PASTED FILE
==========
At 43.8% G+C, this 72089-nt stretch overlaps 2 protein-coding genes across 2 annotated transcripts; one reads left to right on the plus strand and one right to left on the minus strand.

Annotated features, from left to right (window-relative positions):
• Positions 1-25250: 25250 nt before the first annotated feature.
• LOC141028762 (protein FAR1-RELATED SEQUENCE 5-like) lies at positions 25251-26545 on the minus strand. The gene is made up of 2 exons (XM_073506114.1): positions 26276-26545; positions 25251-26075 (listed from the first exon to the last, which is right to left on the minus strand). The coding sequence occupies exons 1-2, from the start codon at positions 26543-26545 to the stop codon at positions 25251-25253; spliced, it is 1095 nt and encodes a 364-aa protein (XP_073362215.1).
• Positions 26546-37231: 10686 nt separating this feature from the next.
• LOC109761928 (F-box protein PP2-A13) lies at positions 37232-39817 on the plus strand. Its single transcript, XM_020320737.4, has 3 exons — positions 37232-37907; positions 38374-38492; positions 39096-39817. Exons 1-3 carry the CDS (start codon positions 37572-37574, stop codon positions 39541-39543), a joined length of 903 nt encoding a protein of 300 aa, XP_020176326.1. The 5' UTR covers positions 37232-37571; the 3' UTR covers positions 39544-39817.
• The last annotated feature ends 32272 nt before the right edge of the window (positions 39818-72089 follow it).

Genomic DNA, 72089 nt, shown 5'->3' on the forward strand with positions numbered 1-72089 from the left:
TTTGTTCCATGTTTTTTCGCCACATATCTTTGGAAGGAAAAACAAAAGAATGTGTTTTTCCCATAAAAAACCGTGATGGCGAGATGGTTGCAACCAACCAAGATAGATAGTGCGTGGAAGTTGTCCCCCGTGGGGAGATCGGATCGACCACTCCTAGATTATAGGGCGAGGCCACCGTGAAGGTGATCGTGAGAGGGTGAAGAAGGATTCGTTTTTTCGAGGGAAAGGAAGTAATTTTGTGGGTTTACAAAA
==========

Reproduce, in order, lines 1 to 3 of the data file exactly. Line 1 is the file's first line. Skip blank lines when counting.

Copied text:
At 43.8% G+C, this 72089-nt stretch overlaps 2 protein-coding genes across 2 annotated transcripts; one reads left to right on the plus strand and one right to left on the minus strand.

Annotated features, from left to right (window-relative positions):
• Positions 1-25250: 25250 nt before the first annotated feature.